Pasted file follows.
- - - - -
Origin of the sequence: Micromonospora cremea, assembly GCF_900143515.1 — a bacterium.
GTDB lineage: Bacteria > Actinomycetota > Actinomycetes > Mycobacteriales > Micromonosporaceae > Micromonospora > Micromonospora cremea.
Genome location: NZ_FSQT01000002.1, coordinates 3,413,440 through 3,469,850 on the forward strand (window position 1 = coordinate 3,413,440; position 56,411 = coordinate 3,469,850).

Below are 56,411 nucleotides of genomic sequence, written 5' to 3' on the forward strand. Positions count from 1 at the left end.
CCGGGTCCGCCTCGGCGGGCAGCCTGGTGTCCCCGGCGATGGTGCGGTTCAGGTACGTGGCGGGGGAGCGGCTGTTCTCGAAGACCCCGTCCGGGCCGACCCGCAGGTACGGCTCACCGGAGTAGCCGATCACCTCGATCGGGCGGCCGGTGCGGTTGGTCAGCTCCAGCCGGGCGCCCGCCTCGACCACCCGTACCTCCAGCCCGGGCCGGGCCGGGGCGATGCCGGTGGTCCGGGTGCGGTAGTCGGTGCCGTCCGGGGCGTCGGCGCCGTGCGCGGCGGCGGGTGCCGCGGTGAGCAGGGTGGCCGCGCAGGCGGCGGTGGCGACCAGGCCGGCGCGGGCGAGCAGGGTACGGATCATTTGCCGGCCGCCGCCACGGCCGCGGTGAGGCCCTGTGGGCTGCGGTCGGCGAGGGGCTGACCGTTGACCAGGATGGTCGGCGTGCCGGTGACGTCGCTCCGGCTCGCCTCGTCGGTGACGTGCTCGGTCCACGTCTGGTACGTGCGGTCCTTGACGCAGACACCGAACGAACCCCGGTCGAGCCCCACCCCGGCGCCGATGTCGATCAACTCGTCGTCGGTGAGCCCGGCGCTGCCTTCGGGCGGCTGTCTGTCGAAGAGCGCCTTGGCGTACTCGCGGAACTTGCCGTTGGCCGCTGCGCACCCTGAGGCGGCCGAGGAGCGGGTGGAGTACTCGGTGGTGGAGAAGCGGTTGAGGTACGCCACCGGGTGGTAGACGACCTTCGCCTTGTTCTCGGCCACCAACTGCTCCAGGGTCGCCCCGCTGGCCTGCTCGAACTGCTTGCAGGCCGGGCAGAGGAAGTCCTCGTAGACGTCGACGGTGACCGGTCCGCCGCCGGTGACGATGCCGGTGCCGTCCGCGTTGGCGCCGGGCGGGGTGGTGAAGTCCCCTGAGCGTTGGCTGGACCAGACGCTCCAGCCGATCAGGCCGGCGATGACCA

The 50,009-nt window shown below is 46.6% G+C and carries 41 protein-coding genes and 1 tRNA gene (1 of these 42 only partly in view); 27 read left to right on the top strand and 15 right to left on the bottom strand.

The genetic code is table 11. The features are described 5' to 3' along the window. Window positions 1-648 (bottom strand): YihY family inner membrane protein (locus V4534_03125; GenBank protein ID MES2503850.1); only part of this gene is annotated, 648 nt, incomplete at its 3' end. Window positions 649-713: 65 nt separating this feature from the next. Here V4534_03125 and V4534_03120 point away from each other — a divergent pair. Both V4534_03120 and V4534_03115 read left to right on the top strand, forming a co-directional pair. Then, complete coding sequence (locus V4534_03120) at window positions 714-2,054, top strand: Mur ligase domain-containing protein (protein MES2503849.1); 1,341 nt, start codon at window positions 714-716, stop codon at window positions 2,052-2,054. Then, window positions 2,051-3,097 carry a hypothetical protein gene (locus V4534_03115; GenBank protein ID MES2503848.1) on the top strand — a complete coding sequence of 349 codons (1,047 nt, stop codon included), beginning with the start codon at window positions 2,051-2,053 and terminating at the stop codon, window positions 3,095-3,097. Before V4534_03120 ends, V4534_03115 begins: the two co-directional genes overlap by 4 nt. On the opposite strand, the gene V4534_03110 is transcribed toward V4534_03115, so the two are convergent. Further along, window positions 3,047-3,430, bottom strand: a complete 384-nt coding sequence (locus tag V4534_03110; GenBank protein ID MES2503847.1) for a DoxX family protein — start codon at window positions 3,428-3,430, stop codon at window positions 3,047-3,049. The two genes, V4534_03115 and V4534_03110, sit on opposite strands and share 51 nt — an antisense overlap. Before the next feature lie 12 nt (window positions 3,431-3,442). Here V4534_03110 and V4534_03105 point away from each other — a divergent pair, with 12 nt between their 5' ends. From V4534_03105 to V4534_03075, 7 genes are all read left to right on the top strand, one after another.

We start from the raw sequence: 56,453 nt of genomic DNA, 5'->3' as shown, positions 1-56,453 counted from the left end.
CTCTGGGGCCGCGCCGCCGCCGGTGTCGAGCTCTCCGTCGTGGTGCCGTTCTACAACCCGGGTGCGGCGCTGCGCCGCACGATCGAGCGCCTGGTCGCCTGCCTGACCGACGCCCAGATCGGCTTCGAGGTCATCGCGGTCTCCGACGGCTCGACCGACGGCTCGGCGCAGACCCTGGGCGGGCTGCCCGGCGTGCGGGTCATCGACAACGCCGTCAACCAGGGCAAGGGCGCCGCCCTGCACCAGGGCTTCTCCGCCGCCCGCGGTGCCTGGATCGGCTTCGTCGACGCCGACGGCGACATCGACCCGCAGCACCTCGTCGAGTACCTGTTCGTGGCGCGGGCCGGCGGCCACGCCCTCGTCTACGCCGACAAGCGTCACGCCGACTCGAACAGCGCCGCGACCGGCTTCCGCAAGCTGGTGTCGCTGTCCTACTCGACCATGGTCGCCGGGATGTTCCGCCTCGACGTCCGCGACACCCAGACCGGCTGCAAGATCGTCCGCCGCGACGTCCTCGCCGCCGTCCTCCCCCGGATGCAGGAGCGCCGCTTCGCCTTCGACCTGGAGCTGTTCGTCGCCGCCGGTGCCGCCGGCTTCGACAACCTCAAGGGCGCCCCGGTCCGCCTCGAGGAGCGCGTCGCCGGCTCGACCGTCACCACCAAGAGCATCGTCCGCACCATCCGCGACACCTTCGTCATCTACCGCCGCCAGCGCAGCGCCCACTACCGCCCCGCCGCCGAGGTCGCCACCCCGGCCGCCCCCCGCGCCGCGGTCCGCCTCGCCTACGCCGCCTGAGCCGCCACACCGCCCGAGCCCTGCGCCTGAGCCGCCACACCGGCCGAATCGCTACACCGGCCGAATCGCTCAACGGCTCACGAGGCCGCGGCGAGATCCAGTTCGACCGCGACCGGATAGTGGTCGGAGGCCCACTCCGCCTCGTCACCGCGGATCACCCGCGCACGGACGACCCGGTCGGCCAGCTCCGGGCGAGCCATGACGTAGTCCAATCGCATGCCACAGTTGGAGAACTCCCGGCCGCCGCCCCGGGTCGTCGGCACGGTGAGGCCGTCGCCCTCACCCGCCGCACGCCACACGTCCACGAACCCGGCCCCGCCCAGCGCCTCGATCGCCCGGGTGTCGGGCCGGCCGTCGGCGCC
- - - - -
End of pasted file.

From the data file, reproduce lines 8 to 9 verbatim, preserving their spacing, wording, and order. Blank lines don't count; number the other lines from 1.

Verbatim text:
We start from the raw sequence: 56,453 nt of genomic DNA, 5'->3' as shown, positions 1-56,453 counted from the left end.
CTCTGGGGCCGCGCCGCCGCCGGTGTCGAGCTCTCCGTCGTGGTGCCGTTCTACAACCCGGGTGCGGCGCTGCGCCGCACGATCGAGCGCCTGGTCGCCTGCCTGACCGACGCCCAGATCGGCTTCGAGGTCATCGCGGTCTCCGACGGCTCGACCGACGGCTCGGCGCAGACCCTGGGCGGGCTGCCCGGCGTGCGGGTCATCGACAACGCCGTCAACCAGGGCAAGGGCGCCGCCCTGCACCAGGGCTTCTCCGCCGCCCGCGGTGCCTGGATCGGCTTCGTCGACGCCGACGGCGACATCGACCCGCAGCACCTCGTCGAGTACCTGTTCGTGGCGCGGGCCGGCGGCCACGCCCTCGTCTACGCCGACAAGCGTCACGCCGACTCGAACAGCGCCGCGACCGGCTTCCGCAAGCTGGTGTCGCTGTCCTACTCGACCATGGTCGCCGGGATGTTCCGCCTCGACGTCCGCGACACCCAGACCGGCTGCAAGATCGTCCGCCGCGACGTCCTCGCCGCCGTCCTCCCCCGGATGCAGGAGCGCCGCTTCGCCTTCGACCTGGAGCTGTTCGTCGCCGCCGGTGCCGCCGGCTTCGACAACCTCAAGGGCGCCCCGGTCCGCCTCGAGGAGCGCGTCGCCGGCTCGACCGTCACCACCAAGAGCATCGTCCGCACCATCCGCGACACCTTCGTCATCTACCGCCGCCAGCGCAGCGCCCACTACCGCCCCGCCGCCGAGGTCGCCACCCCGGCCGCCCCCCGCGCCGCGGTCCGCCTCGCCTACGCCGCCTGAGCCGCCACACCGCCCGAGCCCTGCGCCTGAGCCGCCACACCGGCCGAATCGCTACACCGGCCGAATCGCTCAACGGCTCACGAGGCCGCGGCGAGATCCAGTTCGACCGCGACCGGATAGTGGTCGGAGGCCCACTCCGCCTCGTCACCGCGGATCACCCGCGCACGGACGACCCGGTCGGCCAGCTCCGGGCGAGCCATGACGTAGTCCAATCGCATGCCACAGTTGGAGAACTCCCGGCCGCCGCCCCGGGTCGTCGGCACGGTGAGGCCGTCGCCCTCACCCGCCGCACGCCACACGTCCACGAACCCGGCCCCGCCCAGCGCCTCGATCGCCCGGGTGTCGGGCCGGCCGTCGGCGCC